Something really upsetting just happened! Me and my roommate—a longhaired tabby who looks quite a bit like me—were looking out the window into the backyard. It’s one of our favorite things to do because there’s a bird feeder out there, and lots of birds come and hang out. But earlier this afternoon, all the birds suddenly flew off and this huge gray and white tom cat came stalking through our yard! That was disturbing enough—both me and my roommate fluffed up—but then my roommate turned around and attacked ME! It was like he thought I was the intruder. He chased me into the laundry room and cornered me behind the washing machine. I was stuck there for hours, waiting for him to leave. Now I’m scared to be around him. We were really great friends, but now he’s acting like I’m a stranger he’s never seen before. What can I do?
Freaked Out & Fluffed Out
Dear Freaked & Fluffed,
I doubt this will make you feel any better, but your roommate is suffering from a classic case of something humans call “redirected aggression.” In other words, the incident with the tom upset him so much that he just had to attack someone, anyone and you just happened to be the nearest target. But it’s really pointless for me to go into definitions and explanations. I imagine that at the moment you couldn’t care less about why your roommate attacked you, or what his behavior is called. Humans, on the other hand, are fascinated by such things. I heard a saying once which surprisingly came from another human, not a cat. It had something to do with having more “brains than sense.” That’s what it should say after the word “human” in those dictionary books they love to read so much, and that we love to sit on so much.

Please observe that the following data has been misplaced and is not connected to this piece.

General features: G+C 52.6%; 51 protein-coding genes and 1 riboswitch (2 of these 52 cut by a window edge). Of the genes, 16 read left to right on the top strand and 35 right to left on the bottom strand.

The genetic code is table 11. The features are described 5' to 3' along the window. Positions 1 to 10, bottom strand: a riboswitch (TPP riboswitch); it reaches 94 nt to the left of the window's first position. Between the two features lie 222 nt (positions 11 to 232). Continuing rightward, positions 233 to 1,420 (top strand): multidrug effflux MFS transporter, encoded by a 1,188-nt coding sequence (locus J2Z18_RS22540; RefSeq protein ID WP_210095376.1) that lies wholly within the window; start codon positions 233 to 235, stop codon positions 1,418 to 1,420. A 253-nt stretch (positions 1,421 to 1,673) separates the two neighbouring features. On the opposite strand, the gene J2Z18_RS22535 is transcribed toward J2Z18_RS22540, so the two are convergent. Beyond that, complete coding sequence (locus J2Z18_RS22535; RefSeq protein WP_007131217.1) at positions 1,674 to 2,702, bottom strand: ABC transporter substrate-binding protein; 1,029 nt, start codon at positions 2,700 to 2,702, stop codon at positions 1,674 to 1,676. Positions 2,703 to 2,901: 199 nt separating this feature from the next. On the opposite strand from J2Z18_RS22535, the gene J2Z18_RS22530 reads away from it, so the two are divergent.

In any case, you’re more concerned about action than analyzing. You want to know what you can do about this terrible situation. I do want to say that you did the right thing by running away and hiding. A cat who is in the throes of redirected aggression has pretty much lost his head. Trying to fight back is only going to make the problem worse. And there is nothing you or your human can do to calm down a cat in this state. The best thing you can do is put distance between yourself and your aggressive roommate until he calms down. How long is this going to take? It’s unpredictable, really. You could wake up the next morning to find that he’s back to his normal self. Or he could treat you like the worst type of intruder indefinitely. I do want you to know that however long he behaves like a wildcat, it’s not your fault. As long as you do nothing to provoke him and keep a low profile, you are not adding to the problem. In fact, that’s really all you can do for now—nothing.
What I’d really like to know is where is your human while all this has been going on? Along with providing hand-delivered gourmet meals, humans are supposed to deal with problems like this one. Your human should be keeping you two separate so you don’t wind up stuck behind a washing machine for hours. And if your roommate continues acting nasty, your human should be making sure you are safe and slowly reintroducing the two of you bit by bit. It’s no fun having a battlefield as a home, and it’s really the human’s responsibility to take care of situations like this one. If your human is ignoring the problem or being neglectful, I personally think that a bit of redirected aggression in his or her direction is in order.
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